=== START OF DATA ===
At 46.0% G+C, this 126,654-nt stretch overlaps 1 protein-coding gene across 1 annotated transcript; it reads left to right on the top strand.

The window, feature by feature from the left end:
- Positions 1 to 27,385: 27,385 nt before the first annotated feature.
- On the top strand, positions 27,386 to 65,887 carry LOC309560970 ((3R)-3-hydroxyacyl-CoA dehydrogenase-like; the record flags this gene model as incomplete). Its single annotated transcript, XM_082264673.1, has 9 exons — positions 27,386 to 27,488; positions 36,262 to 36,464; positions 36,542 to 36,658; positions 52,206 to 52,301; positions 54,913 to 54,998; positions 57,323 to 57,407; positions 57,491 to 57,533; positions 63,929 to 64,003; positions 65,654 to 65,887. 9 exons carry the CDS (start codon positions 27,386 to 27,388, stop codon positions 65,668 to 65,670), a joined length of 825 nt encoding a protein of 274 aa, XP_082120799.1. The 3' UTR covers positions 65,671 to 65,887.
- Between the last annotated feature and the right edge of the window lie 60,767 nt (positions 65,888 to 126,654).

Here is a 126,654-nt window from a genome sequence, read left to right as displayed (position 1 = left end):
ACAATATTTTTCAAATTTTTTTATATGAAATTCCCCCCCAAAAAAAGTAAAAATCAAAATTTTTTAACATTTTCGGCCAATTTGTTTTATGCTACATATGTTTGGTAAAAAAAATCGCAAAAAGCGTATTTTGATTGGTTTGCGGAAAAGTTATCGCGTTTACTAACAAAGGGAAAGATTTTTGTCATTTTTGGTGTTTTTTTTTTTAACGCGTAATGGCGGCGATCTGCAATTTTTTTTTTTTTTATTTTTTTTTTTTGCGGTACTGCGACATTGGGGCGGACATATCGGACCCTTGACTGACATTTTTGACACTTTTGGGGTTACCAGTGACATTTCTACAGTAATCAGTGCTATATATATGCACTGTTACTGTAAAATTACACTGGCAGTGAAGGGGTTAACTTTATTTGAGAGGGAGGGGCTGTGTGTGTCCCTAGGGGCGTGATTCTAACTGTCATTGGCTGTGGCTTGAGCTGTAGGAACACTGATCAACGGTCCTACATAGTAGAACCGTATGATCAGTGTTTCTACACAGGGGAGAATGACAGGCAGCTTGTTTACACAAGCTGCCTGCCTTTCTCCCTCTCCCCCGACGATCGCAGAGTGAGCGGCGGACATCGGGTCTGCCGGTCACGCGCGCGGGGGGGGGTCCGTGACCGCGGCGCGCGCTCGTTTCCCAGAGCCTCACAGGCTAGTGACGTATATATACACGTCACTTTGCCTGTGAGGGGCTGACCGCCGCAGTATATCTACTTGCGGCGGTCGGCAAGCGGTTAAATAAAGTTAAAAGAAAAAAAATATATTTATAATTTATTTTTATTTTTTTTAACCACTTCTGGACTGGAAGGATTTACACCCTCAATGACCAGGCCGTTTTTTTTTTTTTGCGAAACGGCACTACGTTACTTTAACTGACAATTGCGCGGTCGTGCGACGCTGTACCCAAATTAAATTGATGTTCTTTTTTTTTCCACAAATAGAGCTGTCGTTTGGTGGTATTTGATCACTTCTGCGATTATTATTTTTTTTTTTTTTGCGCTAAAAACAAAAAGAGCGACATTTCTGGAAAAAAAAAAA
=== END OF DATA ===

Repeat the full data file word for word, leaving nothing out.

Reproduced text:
At 46.0% G+C, this 126,654-nt stretch overlaps 1 protein-coding gene across 1 annotated transcript; it reads left to right on the top strand.

The window, feature by feature from the left end:
- Positions 1 to 27,385: 27,385 nt before the first annotated feature.
- On the top strand, positions 27,386 to 65,887 carry LOC309560970 ((3R)-3-hydroxyacyl-CoA dehydrogenase-like; the record flags this gene model as incomplete). Its single annotated transcript, XM_082264673.1, has 9 exons — positions 27,386 to 27,488; positions 36,262 to 36,464; positions 36,542 to 36,658; positions 52,206 to 52,301; positions 54,913 to 54,998; positions 57,323 to 57,407; positions 57,491 to 57,533; positions 63,929 to 64,003; positions 65,654 to 65,887. 9 exons carry the CDS (start codon positions 27,386 to 27,388, stop codon positions 65,668 to 65,670), a joined length of 825 nt encoding a protein of 274 aa, XP_082120799.1. The 3' UTR covers positions 65,671 to 65,887.
- Between the last annotated feature and the right edge of the window lie 60,767 nt (positions 65,888 to 126,654).

Here is a 126,654-nt window from a genome sequence, read left to right as displayed (position 1 = left end):
ACAATATTTTTCAAATTTTTTTATATGAAATTCCCCCCCAAAAAAAGTAAAAATCAAAATTTTTTAACATTTTCGGCCAATTTGTTTTATGCTACATATGTTTGGTAAAAAAAATCGCAAAAAGCGTATTTTGATTGGTTTGCGGAAAAGTTATCGCGTTTACTAACAAAGGGAAAGATTTTTGTCATTTTTGGTGTTTTTTTTTTTAACGCGTAATGGCGGCGATCTGCAATTTTTTTTTTTTTTATTTTTTTTTTTTGCGGTACTGCGACATTGGGGCGGACATATCGGACCCTTGACTGACATTTTTGACACTTTTGGGGTTACCAGTGACATTTCTACAGTAATCAGTGCTATATATATGCACTGTTACTGTAAAATTACACTGGCAGTGAAGGGGTTAACTTTATTTGAGAGGGAGGGGCTGTGTGTGTCCCTAGGGGCGTGATTCTAACTGTCATTGGCTGTGGCTTGAGCTGTAGGAACACTGATCAACGGTCCTACATAGTAGAACCGTATGATCAGTGTTTCTACACAGGGGAGAATGACAGGCAGCTTGTTTACACAAGCTGCCTGCCTTTCTCCCTCTCCCCCGACGATCGCAGAGTGAGCGGCGGACATCGGGTCTGCCGGTCACGCGCGCGGGGGGGGGTCCGTGACCGCGGCGCGCGCTCGTTTCCCAGAGCCTCACAGGCTAGTGACGTATATATACACGTCACTTTGCCTGTGAGGGGCTGACCGCCGCAGTATATCTACTTGCGGCGGTCGGCAAGCGGTTAAATAAAGTTAAAAGAAAAAAAATATATTTATAATTTATTTTTATTTTTTTTAACCACTTCTGGACTGGAAGGATTTACACCCTCAATGACCAGGCCGTTTTTTTTTTTTTGCGAAACGGCACTACGTTACTTTAACTGACAATTGCGCGGTCGTGCGACGCTGTACCCAAATTAAATTGATGTTCTTTTTTTTTCCACAAATAGAGCTGTCGTTTGGTGGTATTTGATCACTTCTGCGATTATTATTTTTTTTTTTTTTGCGCTAAAAACAAAAAGAGCGACATTTCTGGAAAAAAAAAAA